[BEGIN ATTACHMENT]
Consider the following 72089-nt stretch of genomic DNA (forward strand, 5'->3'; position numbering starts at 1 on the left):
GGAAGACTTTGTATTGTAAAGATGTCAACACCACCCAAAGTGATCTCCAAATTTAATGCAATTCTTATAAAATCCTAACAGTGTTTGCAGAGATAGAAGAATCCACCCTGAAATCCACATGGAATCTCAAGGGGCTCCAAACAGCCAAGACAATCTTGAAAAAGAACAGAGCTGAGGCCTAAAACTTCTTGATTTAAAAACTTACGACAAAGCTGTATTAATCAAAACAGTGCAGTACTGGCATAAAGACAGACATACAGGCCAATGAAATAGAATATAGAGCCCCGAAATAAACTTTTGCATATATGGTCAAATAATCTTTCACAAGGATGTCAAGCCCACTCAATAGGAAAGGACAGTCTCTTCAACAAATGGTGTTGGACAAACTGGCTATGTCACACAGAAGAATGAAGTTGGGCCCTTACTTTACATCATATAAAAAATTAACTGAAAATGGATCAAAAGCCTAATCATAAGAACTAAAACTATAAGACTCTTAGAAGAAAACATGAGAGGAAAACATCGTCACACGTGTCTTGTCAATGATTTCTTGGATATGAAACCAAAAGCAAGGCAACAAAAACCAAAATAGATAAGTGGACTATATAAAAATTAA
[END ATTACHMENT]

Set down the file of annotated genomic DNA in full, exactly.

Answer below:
Consider the following 72089-nt stretch of genomic DNA (forward strand, 5'->3'; position numbering starts at 1 on the left):
GGAAGACTTTGTATTGTAAAGATGTCAACACCACCCAAAGTGATCTCCAAATTTAATGCAATTCTTATAAAATCCTAACAGTGTTTGCAGAGATAGAAGAATCCACCCTGAAATCCACATGGAATCTCAAGGGGCTCCAAACAGCCAAGACAATCTTGAAAAAGAACAGAGCTGAGGCCTAAAACTTCTTGATTTAAAAACTTACGACAAAGCTGTATTAATCAAAACAGTGCAGTACTGGCATAAAGACAGACATACAGGCCAATGAAATAGAATATAGAGCCCCGAAATAAACTTTTGCATATATGGTCAAATAATCTTTCACAAGGATGTCAAGCCCACTCAATAGGAAAGGACAGTCTCTTCAACAAATGGTGTTGGACAAACTGGCTATGTCACACAGAAGAATGAAGTTGGGCCCTTACTTTACATCATATAAAAAATTAACTGAAAATGGATCAAAAGCCTAATCATAAGAACTAAAACTATAAGACTCTTAGAAGAAAACATGAGAGGAAAACATCGTCACACGTGTCTTGTCAATGATTTCTTGGATATGAAACCAAAAGCAAGGCAACAAAAACCAAAATAGATAAGTGGACTATATAAAAATTAA